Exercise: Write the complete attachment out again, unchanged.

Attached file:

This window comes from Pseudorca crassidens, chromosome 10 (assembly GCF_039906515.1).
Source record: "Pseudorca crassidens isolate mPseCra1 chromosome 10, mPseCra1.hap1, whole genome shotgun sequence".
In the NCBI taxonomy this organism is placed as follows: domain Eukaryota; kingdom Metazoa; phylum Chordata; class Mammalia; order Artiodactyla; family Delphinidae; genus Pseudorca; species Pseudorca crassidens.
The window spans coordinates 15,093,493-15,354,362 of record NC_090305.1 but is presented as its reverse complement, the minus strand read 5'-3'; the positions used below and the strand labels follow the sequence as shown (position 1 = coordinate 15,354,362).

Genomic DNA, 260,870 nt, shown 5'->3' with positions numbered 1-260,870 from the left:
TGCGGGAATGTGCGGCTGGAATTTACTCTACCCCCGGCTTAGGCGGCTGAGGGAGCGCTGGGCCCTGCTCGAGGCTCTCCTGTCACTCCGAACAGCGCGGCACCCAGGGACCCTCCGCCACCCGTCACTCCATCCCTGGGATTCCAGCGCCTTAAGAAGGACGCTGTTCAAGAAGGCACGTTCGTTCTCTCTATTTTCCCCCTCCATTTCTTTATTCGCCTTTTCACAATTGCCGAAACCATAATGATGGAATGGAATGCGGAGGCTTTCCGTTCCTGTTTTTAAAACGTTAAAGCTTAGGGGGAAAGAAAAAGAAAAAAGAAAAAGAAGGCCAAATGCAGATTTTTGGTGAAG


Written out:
This window comes from Pseudorca crassidens, chromosome 10 (assembly GCF_039906515.1).
Source record: "Pseudorca crassidens isolate mPseCra1 chromosome 10, mPseCra1.hap1, whole genome shotgun sequence".
In the NCBI taxonomy this organism is placed as follows: domain Eukaryota; kingdom Metazoa; phylum Chordata; class Mammalia; order Artiodactyla; family Delphinidae; genus Pseudorca; species Pseudorca crassidens.
The window spans coordinates 15,093,493-15,354,362 of record NC_090305.1 but is presented as its reverse complement, the minus strand read 5'-3'; the positions used below and the strand labels follow the sequence as shown (position 1 = coordinate 15,354,362).

Genomic DNA, 260,870 nt, shown 5'->3' with positions numbered 1-260,870 from the left:
TGCGGGAATGTGCGGCTGGAATTTACTCTACCCCCGGCTTAGGCGGCTGAGGGAGCGCTGGGCCCTGCTCGAGGCTCTCCTGTCACTCCGAACAGCGCGGCACCCAGGGACCCTCCGCCACCCGTCACTCCATCCCTGGGATTCCAGCGCCTTAAGAAGGACGCTGTTCAAGAAGGCACGTTCGTTCTCTCTATTTTCCCCCTCCATTTCTTTATTCGCCTTTTCACAATTGCCGAAACCATAATGATGGAATGGAATGCGGAGGCTTTCCGTTCCTGTTTTTAAAACGTTAAAGCTTAGGGGGAAAGAAAAAGAAAAAAGAAAAAGAAGGCCAAATGCAGATTTTTGGTGAAG